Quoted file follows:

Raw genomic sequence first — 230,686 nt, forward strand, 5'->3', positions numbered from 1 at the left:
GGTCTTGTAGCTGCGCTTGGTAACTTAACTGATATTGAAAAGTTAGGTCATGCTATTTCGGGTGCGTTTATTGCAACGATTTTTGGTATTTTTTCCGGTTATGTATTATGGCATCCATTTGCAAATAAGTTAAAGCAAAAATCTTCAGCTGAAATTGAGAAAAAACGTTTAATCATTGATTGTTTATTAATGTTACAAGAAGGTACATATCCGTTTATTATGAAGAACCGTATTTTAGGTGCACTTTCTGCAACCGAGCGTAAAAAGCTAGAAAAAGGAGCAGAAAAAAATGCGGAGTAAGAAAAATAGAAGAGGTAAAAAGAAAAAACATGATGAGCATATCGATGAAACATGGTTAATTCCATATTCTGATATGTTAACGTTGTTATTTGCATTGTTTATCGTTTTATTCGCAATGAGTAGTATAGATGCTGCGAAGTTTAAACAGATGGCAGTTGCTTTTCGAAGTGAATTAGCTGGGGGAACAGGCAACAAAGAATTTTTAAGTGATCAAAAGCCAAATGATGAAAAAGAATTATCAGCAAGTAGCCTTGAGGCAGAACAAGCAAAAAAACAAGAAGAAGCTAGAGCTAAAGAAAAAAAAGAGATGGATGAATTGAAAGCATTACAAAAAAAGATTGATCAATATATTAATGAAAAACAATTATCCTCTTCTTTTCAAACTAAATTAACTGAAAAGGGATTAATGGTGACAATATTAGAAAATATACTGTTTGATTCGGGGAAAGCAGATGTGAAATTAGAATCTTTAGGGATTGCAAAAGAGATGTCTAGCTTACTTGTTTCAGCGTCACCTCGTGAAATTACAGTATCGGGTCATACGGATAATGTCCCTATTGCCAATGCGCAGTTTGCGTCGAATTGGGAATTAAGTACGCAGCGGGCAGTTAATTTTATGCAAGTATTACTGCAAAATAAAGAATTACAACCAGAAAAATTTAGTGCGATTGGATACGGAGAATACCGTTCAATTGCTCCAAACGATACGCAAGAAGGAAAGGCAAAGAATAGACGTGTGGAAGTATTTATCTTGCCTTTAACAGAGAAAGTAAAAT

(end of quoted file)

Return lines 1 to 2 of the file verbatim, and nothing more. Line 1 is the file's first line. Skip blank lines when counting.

Raw genomic sequence first — 230,686 nt, forward strand, 5'->3', positions numbered from 1 at the left:
GGTCTTGTAGCTGCGCTTGGTAACTTAACTGATATTGAAAAGTTAGGTCATGCTATTTCGGGTGCGTTTATTGCAACGATTTTTGGTATTTTTTCCGGTTATGTATTATGGCATCCATTTGCAAATAAGTTAAAGCAAAAATCTTCAGCTGAAATTGAGAAAAAACGTTTAATCATTGATTGTTTATTAATGTTACAAGAAGGTACATATCCGTTTATTATGAAGAACCGTATTTTAGGTGCACTTTCTGCAACCGAGCGTAAAAAGCTAGAAAAAGGAGCAGAAAAAAATGCGGAGTAAGAAAAATAGAAGAGGTAAAAAGAAAAAACATGATGAGCATATCGATGAAACATGGTTAATTCCATATTCTGATATGTTAACGTTGTTATTTGCATTGTTTATCGTTTTATTCGCAATGAGTAGTATAGATGCTGCGAAGTTTAAACAGATGGCAGTTGCTTTTCGAAGTGAATTAGCTGGGGGAACAGGCAACAAAGAATTTTTAAGTGATCAAAAGCCAAATGATGAAAAAGAATTATCAGCAAGTAGCCTTGAGGCAGAACAAGCAAAAAAACAAGAAGAAGCTAGAGCTAAAGAAAAAAAAGAGATGGATGAATTGAAAGCATTACAAAAAAAGATTGATCAATATATTAATGAAAAACAATTATCCTCTTCTTTTCAAACTAAATTAACTGAAAAGGGATTAATGGTGACAATATTAGAAAATATACTGTTTGATTCGGGGAAAGCAGATGTGAAATTAGAATCTTTAGGGATTGCAAAAGAGATGTCTAGCTTACTTGTTTCAGCGTCACCTCGTGAAATTACAGTATCGGGTCATACGGATAATGTCCCTATTGCCAATGCGCAGTTTGCGTCGAATTGGGAATTAAGTACGCAGCGGGCAGTTAATTTTATGCAAGTATTACTGCAAAATAAAGAATTACAACCAGAAAAATTTAGTGCGATTGGATACGGAGAATACCGTTCAATTGCTCCAAACGATACGCAAGAAGGAAAGGCAAAGAATAGACGTGTGGAAGTATTTATCTTGCCTTTAACAGAGAAAGTAAAAT